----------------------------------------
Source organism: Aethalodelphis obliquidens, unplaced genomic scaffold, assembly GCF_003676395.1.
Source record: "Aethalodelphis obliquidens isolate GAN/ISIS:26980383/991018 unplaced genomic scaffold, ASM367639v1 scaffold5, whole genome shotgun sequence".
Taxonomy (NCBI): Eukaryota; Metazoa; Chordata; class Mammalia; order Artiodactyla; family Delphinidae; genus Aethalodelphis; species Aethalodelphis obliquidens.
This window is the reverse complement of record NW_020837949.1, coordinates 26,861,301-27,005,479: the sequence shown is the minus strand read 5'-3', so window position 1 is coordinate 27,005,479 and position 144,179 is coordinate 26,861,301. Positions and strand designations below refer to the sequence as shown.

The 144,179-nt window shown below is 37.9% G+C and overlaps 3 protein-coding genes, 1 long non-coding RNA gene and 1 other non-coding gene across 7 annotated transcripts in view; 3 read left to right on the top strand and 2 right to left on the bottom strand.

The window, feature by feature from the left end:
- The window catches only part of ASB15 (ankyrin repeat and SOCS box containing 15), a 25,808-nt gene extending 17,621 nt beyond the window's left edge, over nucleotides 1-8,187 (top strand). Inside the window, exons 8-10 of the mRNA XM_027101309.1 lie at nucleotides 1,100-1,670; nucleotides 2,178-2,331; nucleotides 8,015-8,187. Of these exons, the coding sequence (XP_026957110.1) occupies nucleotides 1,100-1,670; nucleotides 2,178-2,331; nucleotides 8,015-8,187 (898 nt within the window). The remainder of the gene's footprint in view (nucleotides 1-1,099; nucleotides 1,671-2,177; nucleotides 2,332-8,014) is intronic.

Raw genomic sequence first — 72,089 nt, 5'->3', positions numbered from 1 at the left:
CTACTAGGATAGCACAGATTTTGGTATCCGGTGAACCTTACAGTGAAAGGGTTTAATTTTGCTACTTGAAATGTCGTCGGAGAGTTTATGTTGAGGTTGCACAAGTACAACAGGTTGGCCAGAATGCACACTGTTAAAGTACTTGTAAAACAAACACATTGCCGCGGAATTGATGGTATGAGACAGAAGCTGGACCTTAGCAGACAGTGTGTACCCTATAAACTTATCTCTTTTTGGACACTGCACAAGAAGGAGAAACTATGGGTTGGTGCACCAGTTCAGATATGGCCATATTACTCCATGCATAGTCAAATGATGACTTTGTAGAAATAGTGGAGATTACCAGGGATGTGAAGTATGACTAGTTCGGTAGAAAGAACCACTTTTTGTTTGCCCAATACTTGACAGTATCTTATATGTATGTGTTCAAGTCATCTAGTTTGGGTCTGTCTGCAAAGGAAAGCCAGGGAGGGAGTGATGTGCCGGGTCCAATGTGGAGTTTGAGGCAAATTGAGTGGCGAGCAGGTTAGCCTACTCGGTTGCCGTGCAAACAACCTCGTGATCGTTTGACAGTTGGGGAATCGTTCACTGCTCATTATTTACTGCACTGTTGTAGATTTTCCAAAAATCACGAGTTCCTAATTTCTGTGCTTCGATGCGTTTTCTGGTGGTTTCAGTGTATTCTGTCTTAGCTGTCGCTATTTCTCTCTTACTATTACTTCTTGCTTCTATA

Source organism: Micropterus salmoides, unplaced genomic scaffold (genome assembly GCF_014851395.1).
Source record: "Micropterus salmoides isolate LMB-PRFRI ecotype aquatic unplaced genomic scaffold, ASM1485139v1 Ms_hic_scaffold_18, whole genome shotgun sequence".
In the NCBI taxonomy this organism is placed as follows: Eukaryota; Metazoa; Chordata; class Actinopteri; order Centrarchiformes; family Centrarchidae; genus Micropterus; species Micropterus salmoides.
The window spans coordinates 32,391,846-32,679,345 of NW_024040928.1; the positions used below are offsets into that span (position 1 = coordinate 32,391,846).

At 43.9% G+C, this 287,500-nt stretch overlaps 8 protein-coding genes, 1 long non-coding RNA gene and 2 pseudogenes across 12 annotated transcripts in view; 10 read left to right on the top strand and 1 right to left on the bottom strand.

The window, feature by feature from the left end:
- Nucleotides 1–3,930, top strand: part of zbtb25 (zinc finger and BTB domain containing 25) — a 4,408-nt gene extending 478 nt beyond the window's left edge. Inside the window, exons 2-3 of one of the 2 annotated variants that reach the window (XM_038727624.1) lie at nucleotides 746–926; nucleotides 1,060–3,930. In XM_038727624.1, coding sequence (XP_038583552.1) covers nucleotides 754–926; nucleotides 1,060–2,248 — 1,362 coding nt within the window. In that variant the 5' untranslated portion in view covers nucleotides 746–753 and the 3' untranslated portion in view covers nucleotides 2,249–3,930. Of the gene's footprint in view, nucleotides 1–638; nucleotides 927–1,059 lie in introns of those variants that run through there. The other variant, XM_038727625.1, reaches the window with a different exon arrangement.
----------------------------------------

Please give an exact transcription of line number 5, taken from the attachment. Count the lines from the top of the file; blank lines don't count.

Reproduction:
The 144,179-nt window shown below is 37.9% G+C and overlaps 3 protein-coding genes, 1 long non-coding RNA gene and 1 other non-coding gene across 7 annotated transcripts in view; 3 read left to right on the top strand and 2 right to left on the bottom strand.